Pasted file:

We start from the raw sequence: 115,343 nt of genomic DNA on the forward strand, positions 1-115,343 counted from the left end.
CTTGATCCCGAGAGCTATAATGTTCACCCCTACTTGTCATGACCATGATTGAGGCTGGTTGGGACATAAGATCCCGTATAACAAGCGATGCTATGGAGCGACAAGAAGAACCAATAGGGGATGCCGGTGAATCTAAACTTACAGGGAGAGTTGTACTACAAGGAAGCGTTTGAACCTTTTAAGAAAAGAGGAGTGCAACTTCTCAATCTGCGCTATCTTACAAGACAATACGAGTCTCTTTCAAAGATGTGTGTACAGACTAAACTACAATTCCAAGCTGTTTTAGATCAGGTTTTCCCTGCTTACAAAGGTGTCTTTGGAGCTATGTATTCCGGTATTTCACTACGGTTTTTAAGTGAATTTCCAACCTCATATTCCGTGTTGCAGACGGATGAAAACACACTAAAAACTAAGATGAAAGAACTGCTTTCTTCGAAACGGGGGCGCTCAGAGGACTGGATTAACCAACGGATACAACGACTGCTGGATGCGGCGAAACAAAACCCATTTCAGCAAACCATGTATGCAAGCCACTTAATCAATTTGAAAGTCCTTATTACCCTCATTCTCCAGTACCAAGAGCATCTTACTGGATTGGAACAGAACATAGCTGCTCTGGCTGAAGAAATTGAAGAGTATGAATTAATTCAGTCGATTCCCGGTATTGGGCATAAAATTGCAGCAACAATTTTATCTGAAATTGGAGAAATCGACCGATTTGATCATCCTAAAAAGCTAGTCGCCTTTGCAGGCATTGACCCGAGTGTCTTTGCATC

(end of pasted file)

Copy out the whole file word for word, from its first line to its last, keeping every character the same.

We start from the raw sequence: 115,343 nt of genomic DNA on the forward strand, positions 1-115,343 counted from the left end.
CTTGATCCCGAGAGCTATAATGTTCACCCCTACTTGTCATGACCATGATTGAGGCTGGTTGGGACATAAGATCCCGTATAACAAGCGATGCTATGGAGCGACAAGAAGAACCAATAGGGGATGCCGGTGAATCTAAACTTACAGGGAGAGTTGTACTACAAGGAAGCGTTTGAACCTTTTAAGAAAAGAGGAGTGCAACTTCTCAATCTGCGCTATCTTACAAGACAATACGAGTCTCTTTCAAAGATGTGTGTACAGACTAAACTACAATTCCAAGCTGTTTTAGATCAGGTTTTCCCTGCTTACAAAGGTGTCTTTGGAGCTATGTATTCCGGTATTTCACTACGGTTTTTAAGTGAATTTCCAACCTCATATTCCGTGTTGCAGACGGATGAAAACACACTAAAAACTAAGATGAAAGAACTGCTTTCTTCGAAACGGGGGCGCTCAGAGGACTGGATTAACCAACGGATACAACGACTGCTGGATGCGGCGAAACAAAACCCATTTCAGCAAACCATGTATGCAAGCCACTTAATCAATTTGAAAGTCCTTATTACCCTCATTCTCCAGTACCAAGAGCATCTTACTGGATTGGAACAGAACATAGCTGCTCTGGCTGAAGAAATTGAAGAGTATGAATTAATTCAGTCGATTCCCGGTATTGGGCATAAAATTGCAGCAACAATTTTATCTGAAATTGGAGAAATCGACCGATTTGATCATCCTAAAAAGCTAGTCGCCTTTGCAGGCATTGACCCGAGTGTCTTTGCATC